Who Is Michael Gambon's Son, Fergus?

Occasionally, family members of celebrities become celebrities in their own right. Such is the case with Fergus Gambon, son of the late Michael Gambon. Michael was best known for playing Dumbledore in the "Harry Potter" film series after taking over the role following Richard Harris' death in 2002. Fergus, the only child and son of Michael and his wife of 60 years, Anne Miller, doesn't wave magic wands around in service of Harry Potter but knowledge in service of pottery. 

Fans of the BBC's "Antiques Roadshow" might recognize Fergus as that guy with a fantastically upper-crust British accent who's very enthusiastic about things like ceramics and glass paperweights, as we can see from an excerpt. Such clips show that Fergus isn't just enthusiastic, he's incredibly knowledgeable — encyclopedic, in fact — about everything from world history to arts and crafts. This love, as HITC cites, he inherited from his father, who was a "passionate collector of antique guns, clocks, watches, and cars in his own right."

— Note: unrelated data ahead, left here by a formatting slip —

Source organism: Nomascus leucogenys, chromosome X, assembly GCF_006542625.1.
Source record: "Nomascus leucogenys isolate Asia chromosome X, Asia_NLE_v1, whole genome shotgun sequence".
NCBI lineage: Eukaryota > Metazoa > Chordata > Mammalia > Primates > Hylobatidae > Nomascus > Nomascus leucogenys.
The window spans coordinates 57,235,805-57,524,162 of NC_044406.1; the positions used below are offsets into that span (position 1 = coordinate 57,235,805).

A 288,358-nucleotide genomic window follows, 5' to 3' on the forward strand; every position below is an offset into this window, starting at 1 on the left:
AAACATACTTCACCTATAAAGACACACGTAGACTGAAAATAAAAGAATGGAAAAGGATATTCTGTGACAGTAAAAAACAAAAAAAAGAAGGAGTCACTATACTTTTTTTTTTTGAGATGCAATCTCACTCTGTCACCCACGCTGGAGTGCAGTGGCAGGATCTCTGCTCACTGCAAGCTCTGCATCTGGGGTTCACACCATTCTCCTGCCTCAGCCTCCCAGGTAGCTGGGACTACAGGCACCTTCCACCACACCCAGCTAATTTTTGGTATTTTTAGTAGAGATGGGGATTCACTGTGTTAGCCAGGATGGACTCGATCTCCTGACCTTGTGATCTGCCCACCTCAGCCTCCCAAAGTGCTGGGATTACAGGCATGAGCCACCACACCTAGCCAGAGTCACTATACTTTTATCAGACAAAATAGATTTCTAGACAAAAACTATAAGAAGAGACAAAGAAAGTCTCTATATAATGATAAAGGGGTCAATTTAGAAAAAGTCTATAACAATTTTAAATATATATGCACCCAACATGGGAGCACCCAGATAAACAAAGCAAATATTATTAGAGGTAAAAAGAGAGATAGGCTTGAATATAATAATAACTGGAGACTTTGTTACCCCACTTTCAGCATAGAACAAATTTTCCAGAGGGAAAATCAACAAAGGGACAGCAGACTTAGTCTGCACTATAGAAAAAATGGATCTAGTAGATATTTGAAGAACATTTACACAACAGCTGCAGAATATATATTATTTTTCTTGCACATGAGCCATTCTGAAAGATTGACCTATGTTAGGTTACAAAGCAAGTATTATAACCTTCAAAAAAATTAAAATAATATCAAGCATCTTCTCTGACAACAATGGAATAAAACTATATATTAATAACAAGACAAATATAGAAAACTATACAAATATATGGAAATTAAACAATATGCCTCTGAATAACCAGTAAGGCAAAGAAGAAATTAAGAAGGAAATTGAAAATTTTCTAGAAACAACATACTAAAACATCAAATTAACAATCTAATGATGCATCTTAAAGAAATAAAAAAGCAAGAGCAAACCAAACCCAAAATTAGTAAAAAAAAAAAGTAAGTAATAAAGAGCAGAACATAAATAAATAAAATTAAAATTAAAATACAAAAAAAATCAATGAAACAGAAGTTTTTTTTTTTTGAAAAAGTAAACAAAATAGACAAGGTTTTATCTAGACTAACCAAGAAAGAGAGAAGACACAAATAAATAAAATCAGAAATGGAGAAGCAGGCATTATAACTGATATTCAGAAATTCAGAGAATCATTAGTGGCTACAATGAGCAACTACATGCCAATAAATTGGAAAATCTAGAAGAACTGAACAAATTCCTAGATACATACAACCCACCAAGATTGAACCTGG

Bonhams' auction site says that Fergus has been Bonham's Director of British Ceramics and Glass since 1994, is in charge of British pottery and porcelain, and is one of the globe's top experts on Welsh ceramics. He's headed up some major sales in this role over the years, which have helped propel Bonhams to the top of its industry.

The find of a lifetime

One of Fergus Gambon's proudest and most widely cited moments came in 2016 when he appraised a 300-year-old dollhouse. As Metro explains, the dollhouse was a one-of-a-kind creation from the Isle of Dogs on London's east side dating back to 1705. The find was filled with unique handmade dolls and furniture arranged in scenes that by all accounts hadn't been changed since the dollhouse's creation. The whole thing was originally created for a Miss Westbrook and has been passed down since then through the women of the family to arrive at the present a bit worn, a bit dirty, but overall in excellent, well-preserved condition. Fergus, beside himself and overcome with emotion, appraised the entire find at £200,000.

"I've found the whole day today completely staggering and amazing," Fergus said at the time. "I have a passion for early doll's houses, I never, ever thought I'd see such a wonderful one. This is an object of national importance ... Made as a toy it could so easily have been spoiled but it's been preserved in your family — that's why it's so moving." And if his passion wasn't clear and apparent, he added, "I must admit that when I saw it, I recognized it. I'd heard of it because someone that I know had been doing some restoration on it. It was something that I'd laid in bed at night, dreaming that one day I would see. And here you are."